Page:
5 Artsy Cool Things Bogota

Editorial Team Travel Journal

As Colombia’s capital and largest city in Colombia, Bogota is a hub for all things cultural, historic and artistic. So it’s no surprise that it’s one of the most fascinating places to explore. Here are a few of the most interesting ways to experience this sophisticated metropolis — and they’re all available as part of Coddiwomple Journeys’ Discover Colombia (https://coddiwomplejourneys.com/discover-colombia/), an easily customizable itinerary that showcases some of the nation’s most exciting attractions and experiences.

Admire Artwork

Bogota is heaven for art lovers. You can view more than a hundred works by Fernando Botero, Colombia’s most famous artist, at the Museo Botero (Botero Museum), which exhibits his paintings, drawings and sculptures. His 20th century works include a variety of his famously rotund representations of men and women — including his 1978 interpretation of an especially round-faced Mona Lisa. The museum, located in the historic neighborhood called La Candelaria, also displays dozens of works by other renowned artists, including Salvador Dali, Joan Miró and Pablo Picasso.

You can also take in an array of noteworthy artwork at the Museo Nacional de Colombia (National Museum of Colombia), Bogota’s largest and oldest museum, which is set interestingly in a former prison. Dramatic arches, domes and elegant columns provide an attractive backdrop for exhibits that ranges from pre-Hispanic artifacts to colonial-era portraits to modern and contemporary Colombian art. The museum also has a collection of work by artists including Picasso, Henry Moore and Rembrandt. Coddiwomple’s expert guides are well versed at providing visitors with an especially informed view of the local art scene.

Go For the Gold
Bright, shiny objects —thousands of them — are the big draw at the Museo de Oro (Gold Museum), a Bogota must-see that houses stunningly beautiful displays of pre-Columbian gold artifacts. It’s probably the largest public display of its type in the world. The collection is so vast — more than 55,000 piece in all — that only about 6,000 are on display at any given time, but even that is more than enough to make your jaw drop. Intricate jewelry, decorative items and artwork are among the creative interpretations on view here — and a guided tour with Coddiwomple Journeys is the best way to make sure you don’t miss the most noteworthy pieces.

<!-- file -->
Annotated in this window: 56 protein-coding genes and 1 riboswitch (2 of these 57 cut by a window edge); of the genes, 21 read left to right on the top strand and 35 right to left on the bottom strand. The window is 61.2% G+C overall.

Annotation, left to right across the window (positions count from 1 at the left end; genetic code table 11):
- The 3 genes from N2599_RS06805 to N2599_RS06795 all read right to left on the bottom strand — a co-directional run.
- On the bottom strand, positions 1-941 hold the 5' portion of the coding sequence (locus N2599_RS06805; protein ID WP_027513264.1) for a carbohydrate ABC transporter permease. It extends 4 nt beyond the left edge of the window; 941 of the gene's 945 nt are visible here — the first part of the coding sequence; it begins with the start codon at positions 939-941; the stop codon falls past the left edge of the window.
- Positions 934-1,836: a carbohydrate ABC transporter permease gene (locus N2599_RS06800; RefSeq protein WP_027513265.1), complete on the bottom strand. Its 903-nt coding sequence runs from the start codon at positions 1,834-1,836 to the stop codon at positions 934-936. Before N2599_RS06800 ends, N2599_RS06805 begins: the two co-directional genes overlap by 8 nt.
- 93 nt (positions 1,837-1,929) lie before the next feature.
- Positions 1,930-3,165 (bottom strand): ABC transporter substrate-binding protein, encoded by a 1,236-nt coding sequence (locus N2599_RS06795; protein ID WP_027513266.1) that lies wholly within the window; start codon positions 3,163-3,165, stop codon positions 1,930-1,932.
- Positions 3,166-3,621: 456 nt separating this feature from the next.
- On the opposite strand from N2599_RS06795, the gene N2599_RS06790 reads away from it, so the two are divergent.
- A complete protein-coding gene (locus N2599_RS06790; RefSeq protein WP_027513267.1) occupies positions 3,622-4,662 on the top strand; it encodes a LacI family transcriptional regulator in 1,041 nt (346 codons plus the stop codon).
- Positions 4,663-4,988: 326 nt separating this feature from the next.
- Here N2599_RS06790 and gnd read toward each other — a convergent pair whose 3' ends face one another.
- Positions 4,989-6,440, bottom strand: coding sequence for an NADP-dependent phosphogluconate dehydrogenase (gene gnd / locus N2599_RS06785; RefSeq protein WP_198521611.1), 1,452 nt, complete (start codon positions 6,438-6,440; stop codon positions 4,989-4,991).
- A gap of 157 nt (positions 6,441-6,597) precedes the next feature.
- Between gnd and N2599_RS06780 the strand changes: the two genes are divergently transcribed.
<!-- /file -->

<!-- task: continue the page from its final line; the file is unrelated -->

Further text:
Hop on a Bicycle
Bogota’s forward-thinking urban attitude is evident in many aspects of local life — and one of the most visible is the Ciclovía, the weekly event during which the city government closes off a number of main boulevards and streets on Sundays, to allow cyclists, pedestrians, roller skaters, joggers and skateboarders to enjoy more space. Bogota, in fact is credited with being the first major city in Latin America to start this practice. An extensive network of permanent bike lanes also makes it easy for visitors to hop on a bicycle, whether for a guided city tour or a quick jaunt around town. Coddiwomple’s itineraries that include a Sunday in Bogota include participation in the Ciclovia, making it easier to get your own set of local wheels.

Browse the Market

Bogota is heaven for shoppers — and for interesting handicrafts and souvenirs, it’s hard to beat the selection at the Sunday flea market in Usaquén, a popular neighborhood in the northern part of the city. Once a stand-alone town before the city annexed it in 1954, Usaquén is a lovely place to stroll, shop and admire Spanish colonial architecture. And it’s a featured stop on Coddiwomple Journeys itineraries.

Go Underground

One of the most visually striking attractions in the region is an easy day trip just outside the city of Bogota. The Catedral de Sal (Salt Cathedral) is a fascinating cathedral, built 220 yards deep inside a former salt mine in the hills above the charming town of Zipaquirá. In addition to being a Catholic pilgrimage destination, the cathedral is an important tourist attraction, thanks to its unique setting and dramatically lit icons and architectural details carved into the halite rock. You just might think you’ve stepped inside a movie set, but remember, this is a real church. The cathedral is included in the Coddiwomple Journeys itinerary, as a memorable stop en route to the colonial town of Villa de Leyva.